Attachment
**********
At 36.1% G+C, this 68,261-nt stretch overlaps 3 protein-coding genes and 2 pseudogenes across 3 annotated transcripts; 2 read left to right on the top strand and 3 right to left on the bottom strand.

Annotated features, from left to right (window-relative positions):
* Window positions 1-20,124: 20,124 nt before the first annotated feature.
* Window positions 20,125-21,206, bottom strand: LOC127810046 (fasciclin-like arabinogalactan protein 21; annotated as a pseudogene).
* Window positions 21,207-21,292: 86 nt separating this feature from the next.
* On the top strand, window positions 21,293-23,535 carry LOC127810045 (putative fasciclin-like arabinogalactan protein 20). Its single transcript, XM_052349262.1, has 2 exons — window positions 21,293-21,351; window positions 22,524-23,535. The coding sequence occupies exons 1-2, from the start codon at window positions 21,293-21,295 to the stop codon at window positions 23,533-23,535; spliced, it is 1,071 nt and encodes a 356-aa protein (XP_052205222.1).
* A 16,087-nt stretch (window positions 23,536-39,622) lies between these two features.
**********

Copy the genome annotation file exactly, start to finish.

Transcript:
At 36.1% G+C, this 68,261-nt stretch overlaps 3 protein-coding genes and 2 pseudogenes across 3 annotated transcripts; 2 read left to right on the top strand and 3 right to left on the bottom strand.

Annotated features, from left to right (window-relative positions):
* Window positions 1-20,124: 20,124 nt before the first annotated feature.
* Window positions 20,125-21,206, bottom strand: LOC127810046 (fasciclin-like arabinogalactan protein 21; annotated as a pseudogene).
* Window positions 21,207-21,292: 86 nt separating this feature from the next.
* On the top strand, window positions 21,293-23,535 carry LOC127810045 (putative fasciclin-like arabinogalactan protein 20). Its single transcript, XM_052349262.1, has 2 exons — window positions 21,293-21,351; window positions 22,524-23,535. The coding sequence occupies exons 1-2, from the start codon at window positions 21,293-21,295 to the stop codon at window positions 23,533-23,535; spliced, it is 1,071 nt and encodes a 356-aa protein (XP_052205222.1).
* A 16,087-nt stretch (window positions 23,536-39,622) lies between these two features.